But 'epoch' is part of the lexicon. Hindu mythology describes events that (in stories) occurred billions of years ago. Years which are beyond what Science would give to Earth! But Hindu mythology dismisses this earth as belonging to this epoch and not the epochs in which a particular God came to earth! (i.e this god in version x lived before that big bang y)

The problem with Hinduism is, atheists are accepted as Hindus! Many schools of Hindu Philosophy including some famous works are atheist in nature. Even the most serious scientific challenge to a Hindu belief would be dismissed as "we always knew that. we just assumed otherwise to get a spiritual HIGH. you don't have to believe what we believe. but see why we were doing it".

his trump card: they were all created with an old age.

So has his god actually admitted doing all this lying, eg to Tom DeRosa in person? If so, it really is about time someone pointed out to him (and others) that if he's not accepting that he's insane (ie voices merely in his head) then, by his own religion, he's been listening to and worshipping Satan (ie the prince of lies etc) all this time. He's not a Christian at all but a Satanist.

just as Adam was actually created as an adult.

Complete with dental decay, prostate problems, joint and cell damage and perhaps incipient cancer etc etc? Or just with an adult shape rather than this alleged, magical, genuine, non-illusory age? I'm betting that Tom DeRosa doesn't really mean like a properly aged version of Adam at all.

And theistic evolutionists use the new Omphalos argument.God deceives us into thinking that natural selection is the anti-chance agency of nature when God is bosss, selection being His patsy.No!Selection is independent of any God,being a force in itself.
Selection is causal,thus at contradiction to God, teleology.Causalism has no preconceived plan for new life forms whereas teleology does.
And the two category classification of origins[science] or contingency and creation[teleology] or necessary being of obviating this contradiction begs the question of the second category!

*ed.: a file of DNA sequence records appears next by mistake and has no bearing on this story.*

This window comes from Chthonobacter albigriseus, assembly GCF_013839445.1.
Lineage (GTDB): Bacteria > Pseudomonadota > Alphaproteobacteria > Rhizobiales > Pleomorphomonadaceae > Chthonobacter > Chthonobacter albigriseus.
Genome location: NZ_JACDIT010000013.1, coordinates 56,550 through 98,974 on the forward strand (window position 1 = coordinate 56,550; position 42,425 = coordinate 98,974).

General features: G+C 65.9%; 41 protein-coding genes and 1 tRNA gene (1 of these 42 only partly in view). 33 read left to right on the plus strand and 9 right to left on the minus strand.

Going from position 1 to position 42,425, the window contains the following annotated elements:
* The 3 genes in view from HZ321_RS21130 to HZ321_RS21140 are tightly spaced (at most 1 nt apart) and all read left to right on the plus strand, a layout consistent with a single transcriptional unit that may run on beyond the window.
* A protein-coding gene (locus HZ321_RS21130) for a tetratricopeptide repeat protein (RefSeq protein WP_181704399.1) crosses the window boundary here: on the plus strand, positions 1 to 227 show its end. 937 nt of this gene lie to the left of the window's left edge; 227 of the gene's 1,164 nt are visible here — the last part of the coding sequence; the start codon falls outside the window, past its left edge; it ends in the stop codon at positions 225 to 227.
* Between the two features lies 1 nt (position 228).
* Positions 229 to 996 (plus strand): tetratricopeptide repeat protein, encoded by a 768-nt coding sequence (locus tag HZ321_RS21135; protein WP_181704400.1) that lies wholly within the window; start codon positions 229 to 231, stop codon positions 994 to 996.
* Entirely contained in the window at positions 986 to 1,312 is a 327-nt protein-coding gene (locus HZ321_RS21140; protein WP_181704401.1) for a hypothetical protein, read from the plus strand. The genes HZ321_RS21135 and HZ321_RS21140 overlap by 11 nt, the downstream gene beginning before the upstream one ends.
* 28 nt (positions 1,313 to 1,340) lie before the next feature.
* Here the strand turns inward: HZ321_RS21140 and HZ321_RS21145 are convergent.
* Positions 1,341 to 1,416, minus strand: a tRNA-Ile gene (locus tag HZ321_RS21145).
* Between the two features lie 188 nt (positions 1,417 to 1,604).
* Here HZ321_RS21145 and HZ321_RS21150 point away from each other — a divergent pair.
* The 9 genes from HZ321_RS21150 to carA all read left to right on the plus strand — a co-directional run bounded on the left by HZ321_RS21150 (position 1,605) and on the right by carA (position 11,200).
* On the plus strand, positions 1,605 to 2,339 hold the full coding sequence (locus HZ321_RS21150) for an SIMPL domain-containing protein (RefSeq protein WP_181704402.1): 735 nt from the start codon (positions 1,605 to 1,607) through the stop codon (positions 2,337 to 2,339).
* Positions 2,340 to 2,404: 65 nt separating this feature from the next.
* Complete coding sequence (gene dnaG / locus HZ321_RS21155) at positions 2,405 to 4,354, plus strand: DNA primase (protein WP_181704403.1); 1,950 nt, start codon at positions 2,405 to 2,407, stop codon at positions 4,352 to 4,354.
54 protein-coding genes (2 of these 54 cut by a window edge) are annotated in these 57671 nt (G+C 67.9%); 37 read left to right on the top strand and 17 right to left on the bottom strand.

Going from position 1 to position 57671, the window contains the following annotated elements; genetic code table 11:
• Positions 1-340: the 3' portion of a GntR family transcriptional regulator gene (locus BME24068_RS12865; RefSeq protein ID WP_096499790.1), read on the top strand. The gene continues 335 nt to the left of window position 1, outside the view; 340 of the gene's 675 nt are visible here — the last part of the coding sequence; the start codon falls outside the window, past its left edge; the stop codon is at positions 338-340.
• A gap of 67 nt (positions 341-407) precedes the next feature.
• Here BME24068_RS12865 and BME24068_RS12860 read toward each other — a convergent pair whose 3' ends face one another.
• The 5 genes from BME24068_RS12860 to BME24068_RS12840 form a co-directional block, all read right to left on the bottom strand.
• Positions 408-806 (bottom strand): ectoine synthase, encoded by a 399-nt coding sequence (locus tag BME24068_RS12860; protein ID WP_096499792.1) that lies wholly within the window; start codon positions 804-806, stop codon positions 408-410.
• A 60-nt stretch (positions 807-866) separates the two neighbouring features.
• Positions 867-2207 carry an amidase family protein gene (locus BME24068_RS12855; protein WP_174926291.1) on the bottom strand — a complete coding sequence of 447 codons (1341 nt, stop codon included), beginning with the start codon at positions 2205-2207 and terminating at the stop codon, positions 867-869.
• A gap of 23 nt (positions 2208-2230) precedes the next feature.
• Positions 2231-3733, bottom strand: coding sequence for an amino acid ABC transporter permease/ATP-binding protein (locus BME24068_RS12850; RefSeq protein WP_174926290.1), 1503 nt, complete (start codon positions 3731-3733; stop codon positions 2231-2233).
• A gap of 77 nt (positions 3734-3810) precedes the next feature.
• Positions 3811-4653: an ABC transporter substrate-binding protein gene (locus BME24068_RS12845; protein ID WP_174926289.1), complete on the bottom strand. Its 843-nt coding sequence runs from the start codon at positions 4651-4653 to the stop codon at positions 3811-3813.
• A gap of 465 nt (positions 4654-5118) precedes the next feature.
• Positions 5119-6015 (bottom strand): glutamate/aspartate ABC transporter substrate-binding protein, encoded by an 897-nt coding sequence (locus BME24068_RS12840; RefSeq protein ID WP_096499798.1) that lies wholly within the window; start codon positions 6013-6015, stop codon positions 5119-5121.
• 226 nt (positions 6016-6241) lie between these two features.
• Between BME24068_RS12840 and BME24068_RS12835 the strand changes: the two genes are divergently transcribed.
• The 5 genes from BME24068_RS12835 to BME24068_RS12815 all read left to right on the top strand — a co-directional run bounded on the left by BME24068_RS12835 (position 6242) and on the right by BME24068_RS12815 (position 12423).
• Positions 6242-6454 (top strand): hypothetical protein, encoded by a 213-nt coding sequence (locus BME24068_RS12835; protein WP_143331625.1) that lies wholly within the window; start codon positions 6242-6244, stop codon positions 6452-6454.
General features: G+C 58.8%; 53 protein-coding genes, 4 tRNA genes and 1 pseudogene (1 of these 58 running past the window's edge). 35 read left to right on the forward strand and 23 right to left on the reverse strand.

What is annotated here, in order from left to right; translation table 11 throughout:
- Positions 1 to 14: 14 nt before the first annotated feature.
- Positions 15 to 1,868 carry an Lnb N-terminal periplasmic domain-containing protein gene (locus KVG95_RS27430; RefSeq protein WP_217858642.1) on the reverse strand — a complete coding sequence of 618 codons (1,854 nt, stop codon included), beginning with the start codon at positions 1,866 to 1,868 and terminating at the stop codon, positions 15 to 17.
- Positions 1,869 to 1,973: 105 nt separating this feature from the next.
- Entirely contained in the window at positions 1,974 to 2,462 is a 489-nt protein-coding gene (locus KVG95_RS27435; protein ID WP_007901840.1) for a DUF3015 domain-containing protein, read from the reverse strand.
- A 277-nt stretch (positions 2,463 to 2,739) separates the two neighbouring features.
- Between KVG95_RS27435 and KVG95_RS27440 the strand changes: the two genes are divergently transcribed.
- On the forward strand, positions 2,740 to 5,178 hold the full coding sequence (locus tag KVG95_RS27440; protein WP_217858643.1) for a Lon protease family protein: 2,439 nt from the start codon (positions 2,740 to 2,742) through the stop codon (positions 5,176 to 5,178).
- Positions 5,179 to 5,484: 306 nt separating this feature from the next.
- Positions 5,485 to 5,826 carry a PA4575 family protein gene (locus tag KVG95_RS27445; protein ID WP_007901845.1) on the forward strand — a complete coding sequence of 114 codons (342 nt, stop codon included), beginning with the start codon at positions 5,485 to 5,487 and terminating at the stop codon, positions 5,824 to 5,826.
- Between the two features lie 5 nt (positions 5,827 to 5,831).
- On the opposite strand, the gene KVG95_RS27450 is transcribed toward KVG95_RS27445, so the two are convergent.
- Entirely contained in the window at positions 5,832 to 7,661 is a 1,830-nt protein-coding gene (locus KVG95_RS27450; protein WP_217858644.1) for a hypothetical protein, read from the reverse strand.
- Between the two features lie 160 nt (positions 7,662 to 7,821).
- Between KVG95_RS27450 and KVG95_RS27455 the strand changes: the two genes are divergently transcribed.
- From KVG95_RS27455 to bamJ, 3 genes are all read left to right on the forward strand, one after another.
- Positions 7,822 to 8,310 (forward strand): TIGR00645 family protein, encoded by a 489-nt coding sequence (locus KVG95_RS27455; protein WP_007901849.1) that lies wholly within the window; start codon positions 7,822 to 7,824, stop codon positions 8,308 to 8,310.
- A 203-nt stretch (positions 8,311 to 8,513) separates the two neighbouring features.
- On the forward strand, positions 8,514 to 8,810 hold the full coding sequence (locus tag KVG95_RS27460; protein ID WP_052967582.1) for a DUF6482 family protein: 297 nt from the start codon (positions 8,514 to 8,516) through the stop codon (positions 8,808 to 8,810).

So, there is the contradiction and then the begged question. Logic is the bane of theists.

By Morgan-LynnGri… (not verified) on 08 Oct 2007 #permalink

PZ,

You are rather noble in this post compared to other diatribes against creationism and/or religion. I much prefer you this way. You make all the same good points without turning (some) people off with rhetoric.

By peak_bagger (not verified) on 09 Oct 2007 #permalink

Re: #14

I took comparative anatomy with a student who stated that he was learning what he needed to know for the tests (because he wanted to go to Med School, which required that he take and pass this course), but he knew that all this evolution was crap - god placed all the fossils in the earth to "test our faith".

Perfect opportunity to ask him: Why go to med school when he could just lay on hands and pray for healing?

That grinding noise you'd hear would be a paradigm shift without a clutch.

-- CV

By CortxVortx (not verified) on 09 Oct 2007 #permalink

What's with this 15 billion year old universe nonsense? And 6000 years ago is equally preposterous. Clearly the universe was created last Thursday with everything already in place, including our memories, to create the appearance of an ancient universe.

No, no, no. You're all just figments of my imagination. I destroy the universe every night when I go to sleep and recreate it again in the morning when I wake up.

Too bad when I was 12-13 we didn't have a wacky creationist visit our church and PZ there to debunk him. I imagine it made quite an impression even if it doesn't cause any change right away.

Christian Burnham @ #5:

Is it considered rude to go to these events and just laugh?

That's a question I asked myself as I was driving up to see Kent Hovind's last appearance in my state. But evidently humor depends very much on setting, because although I laugh out loud at Hovind when listening to recordings of his seminar, when I saw him perform live, I didn't laugh.

It wasn't even that I was trying to stifle laughter. Something about the setting, and the earnestness of the crowd, made it a non-laughing matter.